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If you’re about to buy a travel trailer, its weight is probably one of many factors you’re considering. It’s easy to get overwhelmed. After all, there are lots of travel trailers available, each with their own weight and amenities, and you may wonder how much you can carry in your trailer as well as how to do so safely. We’ve looked at several varieties offered by some of the top names in the industry and are ready to tell you everything you need to know about your new 30’ travel trailer’s weight-with plenty of examples, of course.
Generally, a 30' travel trailer weighs between 4,500 and 7,000 pounds without cargo or equipment and between 6,500 and 10,000 pounds with cargo and equipment.
There are many different travel trailer brands available, each with their own amenities and trim levels, which contribute to that weight. Additionally, your trailer’s cargo weight determines how much equipment you can safely store in it. You can calculate the cargo weight by subtracting your trailer’s weight without cargo from its manufacturer-recommended weight with cargo assuming that number isn’t already given to you.
We realize that we just gave you a lot of information at once, so we’ll give more detail on all of it in this article. We’ll walk through some example travel trailers, discussing their weights and amenities.
Travel Trailer Dry Weight Vs. Cargo Weight
If you look at any RV dealer’s website, you’ll see these terms used a lot. A trailer’s Dry Weight is the unit’s weight right after it’s manufactured without any cargo, additional accessories, equipment, fuel, or other fluids. Dry Weight is sometimes also called the Unloaded Vehicle Weight (UVW), but other times UVW includes the weight of fuel and other liquids.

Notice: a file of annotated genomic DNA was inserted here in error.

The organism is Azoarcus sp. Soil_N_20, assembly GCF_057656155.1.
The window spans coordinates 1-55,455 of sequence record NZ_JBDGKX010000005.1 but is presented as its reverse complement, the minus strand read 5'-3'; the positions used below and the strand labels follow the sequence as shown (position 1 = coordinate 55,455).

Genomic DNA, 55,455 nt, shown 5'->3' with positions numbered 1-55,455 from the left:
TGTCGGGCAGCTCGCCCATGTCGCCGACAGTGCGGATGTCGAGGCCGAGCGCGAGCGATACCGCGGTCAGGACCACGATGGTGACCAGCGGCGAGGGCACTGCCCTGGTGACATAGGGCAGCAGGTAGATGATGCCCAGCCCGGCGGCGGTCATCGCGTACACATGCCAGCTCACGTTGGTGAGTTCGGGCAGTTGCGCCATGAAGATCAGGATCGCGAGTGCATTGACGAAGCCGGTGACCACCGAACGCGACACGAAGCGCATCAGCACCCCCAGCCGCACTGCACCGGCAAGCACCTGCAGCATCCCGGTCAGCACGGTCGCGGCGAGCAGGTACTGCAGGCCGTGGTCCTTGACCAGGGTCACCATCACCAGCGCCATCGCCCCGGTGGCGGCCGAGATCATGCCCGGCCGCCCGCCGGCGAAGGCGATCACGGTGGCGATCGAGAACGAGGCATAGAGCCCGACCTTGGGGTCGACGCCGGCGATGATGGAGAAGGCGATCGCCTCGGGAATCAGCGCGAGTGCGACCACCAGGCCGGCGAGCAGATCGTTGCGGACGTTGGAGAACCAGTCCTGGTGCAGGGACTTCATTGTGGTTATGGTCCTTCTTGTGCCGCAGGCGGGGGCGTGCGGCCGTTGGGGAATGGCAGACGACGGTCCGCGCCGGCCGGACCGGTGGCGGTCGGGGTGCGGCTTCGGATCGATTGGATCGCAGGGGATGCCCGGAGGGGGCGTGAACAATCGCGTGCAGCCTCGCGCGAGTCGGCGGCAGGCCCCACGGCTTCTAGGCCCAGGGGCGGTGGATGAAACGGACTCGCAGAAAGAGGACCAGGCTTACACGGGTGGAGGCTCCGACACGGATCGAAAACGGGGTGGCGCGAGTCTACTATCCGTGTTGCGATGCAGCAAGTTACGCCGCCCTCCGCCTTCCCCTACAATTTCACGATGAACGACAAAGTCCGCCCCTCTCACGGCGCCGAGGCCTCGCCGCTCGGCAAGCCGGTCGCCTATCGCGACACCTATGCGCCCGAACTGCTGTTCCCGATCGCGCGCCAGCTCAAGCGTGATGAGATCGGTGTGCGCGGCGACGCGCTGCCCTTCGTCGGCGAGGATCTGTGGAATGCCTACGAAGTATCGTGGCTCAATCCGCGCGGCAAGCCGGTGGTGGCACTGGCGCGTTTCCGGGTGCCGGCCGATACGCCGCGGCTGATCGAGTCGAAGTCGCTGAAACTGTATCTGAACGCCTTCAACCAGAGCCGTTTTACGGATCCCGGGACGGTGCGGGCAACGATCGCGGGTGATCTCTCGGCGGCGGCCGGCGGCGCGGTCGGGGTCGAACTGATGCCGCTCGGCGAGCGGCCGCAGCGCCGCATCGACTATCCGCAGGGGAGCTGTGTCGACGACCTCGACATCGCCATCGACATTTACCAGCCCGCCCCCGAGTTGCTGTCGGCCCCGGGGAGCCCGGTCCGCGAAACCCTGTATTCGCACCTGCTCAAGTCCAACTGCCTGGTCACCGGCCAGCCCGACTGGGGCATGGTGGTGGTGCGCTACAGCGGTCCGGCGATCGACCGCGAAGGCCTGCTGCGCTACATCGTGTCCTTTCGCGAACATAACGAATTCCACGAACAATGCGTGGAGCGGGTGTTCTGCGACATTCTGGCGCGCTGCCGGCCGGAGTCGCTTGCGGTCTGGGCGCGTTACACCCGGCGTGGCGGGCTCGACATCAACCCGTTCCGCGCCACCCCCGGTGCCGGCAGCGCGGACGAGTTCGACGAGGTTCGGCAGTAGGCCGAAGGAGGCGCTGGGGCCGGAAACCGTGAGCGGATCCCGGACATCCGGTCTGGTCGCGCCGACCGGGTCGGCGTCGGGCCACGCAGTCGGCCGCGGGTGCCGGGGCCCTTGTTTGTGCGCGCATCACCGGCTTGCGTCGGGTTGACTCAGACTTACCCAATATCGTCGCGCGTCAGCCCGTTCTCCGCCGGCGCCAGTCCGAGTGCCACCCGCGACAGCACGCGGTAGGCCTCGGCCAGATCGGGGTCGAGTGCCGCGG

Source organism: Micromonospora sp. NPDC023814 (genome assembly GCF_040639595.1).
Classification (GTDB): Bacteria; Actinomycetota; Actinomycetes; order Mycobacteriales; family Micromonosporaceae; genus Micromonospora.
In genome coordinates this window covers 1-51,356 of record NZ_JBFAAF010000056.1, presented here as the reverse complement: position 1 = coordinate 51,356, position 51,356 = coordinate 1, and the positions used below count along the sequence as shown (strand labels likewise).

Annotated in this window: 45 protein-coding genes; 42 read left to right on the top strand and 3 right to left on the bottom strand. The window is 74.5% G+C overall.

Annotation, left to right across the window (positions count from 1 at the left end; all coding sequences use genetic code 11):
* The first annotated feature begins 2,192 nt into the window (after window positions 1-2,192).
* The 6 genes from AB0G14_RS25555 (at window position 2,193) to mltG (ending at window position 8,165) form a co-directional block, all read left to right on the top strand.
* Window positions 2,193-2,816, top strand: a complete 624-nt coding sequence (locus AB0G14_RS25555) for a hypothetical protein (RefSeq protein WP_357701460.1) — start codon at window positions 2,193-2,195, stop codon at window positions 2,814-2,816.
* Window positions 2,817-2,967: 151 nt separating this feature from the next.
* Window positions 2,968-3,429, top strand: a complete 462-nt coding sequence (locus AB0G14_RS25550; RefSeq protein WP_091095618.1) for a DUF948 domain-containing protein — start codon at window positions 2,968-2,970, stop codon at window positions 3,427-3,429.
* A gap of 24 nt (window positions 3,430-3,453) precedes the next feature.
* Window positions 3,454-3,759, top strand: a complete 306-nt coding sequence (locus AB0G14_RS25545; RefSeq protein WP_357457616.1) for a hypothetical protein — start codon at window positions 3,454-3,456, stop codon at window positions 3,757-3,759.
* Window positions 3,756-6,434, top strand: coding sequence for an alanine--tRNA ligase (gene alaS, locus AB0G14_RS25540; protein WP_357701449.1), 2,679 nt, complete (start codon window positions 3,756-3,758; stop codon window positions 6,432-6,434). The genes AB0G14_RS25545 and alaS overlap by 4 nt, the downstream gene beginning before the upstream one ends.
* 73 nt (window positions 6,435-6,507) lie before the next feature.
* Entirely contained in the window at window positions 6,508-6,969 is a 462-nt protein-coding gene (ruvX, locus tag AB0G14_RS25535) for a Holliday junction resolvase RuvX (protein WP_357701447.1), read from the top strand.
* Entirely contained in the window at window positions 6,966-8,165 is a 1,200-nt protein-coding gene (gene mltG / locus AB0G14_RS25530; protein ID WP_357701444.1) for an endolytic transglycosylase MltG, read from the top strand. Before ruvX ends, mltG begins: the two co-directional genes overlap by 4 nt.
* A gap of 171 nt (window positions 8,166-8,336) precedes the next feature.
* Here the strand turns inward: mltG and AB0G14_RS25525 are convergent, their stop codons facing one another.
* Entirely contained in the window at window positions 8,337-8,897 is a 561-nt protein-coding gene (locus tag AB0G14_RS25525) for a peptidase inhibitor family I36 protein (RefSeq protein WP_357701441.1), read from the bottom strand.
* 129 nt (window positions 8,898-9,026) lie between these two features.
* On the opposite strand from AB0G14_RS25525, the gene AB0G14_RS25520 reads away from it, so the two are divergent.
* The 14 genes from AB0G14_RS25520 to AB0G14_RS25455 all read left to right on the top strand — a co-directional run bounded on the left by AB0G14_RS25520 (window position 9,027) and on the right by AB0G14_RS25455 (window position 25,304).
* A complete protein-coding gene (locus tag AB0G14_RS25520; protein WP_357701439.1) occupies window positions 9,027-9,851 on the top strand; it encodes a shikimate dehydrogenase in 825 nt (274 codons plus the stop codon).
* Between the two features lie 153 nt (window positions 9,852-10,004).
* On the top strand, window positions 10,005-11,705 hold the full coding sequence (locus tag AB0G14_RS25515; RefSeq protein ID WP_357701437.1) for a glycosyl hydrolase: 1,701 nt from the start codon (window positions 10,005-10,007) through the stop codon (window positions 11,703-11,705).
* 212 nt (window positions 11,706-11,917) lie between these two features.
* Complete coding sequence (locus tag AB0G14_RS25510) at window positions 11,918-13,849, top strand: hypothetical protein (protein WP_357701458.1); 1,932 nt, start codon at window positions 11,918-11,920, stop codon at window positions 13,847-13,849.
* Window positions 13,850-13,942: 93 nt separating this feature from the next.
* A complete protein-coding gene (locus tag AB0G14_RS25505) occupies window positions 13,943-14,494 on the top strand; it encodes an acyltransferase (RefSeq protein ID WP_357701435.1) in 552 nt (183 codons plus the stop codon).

Cargo Weight, sometimes called Cargo Carrying Capacity (CCC), is the amount of cargo you can pack in the trailer. This measurement includes any fresh potable water, personal luggage, equipment, optional accessories, and occupants.
The sum of your trailer’s Dry Weight and Cargo Weight must not exceed the Gross Vehicle Weight Rating (GVWR) as it’s the maximum load your trailer can safely support.
Now that you’re aware of the factors influencing your travel trailer’s weight let’s discuss some specific examples from leading RV brands.
Travel Trailer Examples
Forest River Flagstaff 26FKBS:
This travel trailer is 29’ -11” and has a 6,608-lb UVW, a 2,188-lb CCC, and an 8,796-lb GVWR. It comes with a Queen-sized bed, closet, bathroom/shower, fireplace, TV, sofa, kitchen, fridge, dinette table, and 21’ awning.
Forest River Flagstaff 26RBWS:
This travel trailer is 29’ -9” and has a 6,158-lb UVW, a 1,790-lb CCC, and a 7,948-lb GVWR. It comes with all of the amenities of the 26FKBS except the fireplace, which is replaced with more storage space. It also has a gas griddle that can be placed outside under the 21’ awning.
Forest River Flagstaff 26RKBS:
This travel trailer is 29’ -11” and has a 6,988-lb UVW, a 1,808-lb CCC, and an 8,796-lb GVWR. It has all of the amenities of the 26FKBS, including a fireplace under the TV opposite the sofa. It also has a gas griddle and a small outside kitchen under the 21’ awning.
Forest River Cherokee Grey Wolf 26DJSE:
This travel trailer is 29’ -2” and has a 4,596-lb UVW, a 2,978-lb CCC, and a 7,574-lb GVWR. It contains a Queen-sized bed, sofa, dinette table, kitchen, fridge, bathroom/shower, a pair of bunk beds, and a 15’ awning.
Forest River Cherokee Grey Wolf 23DBH: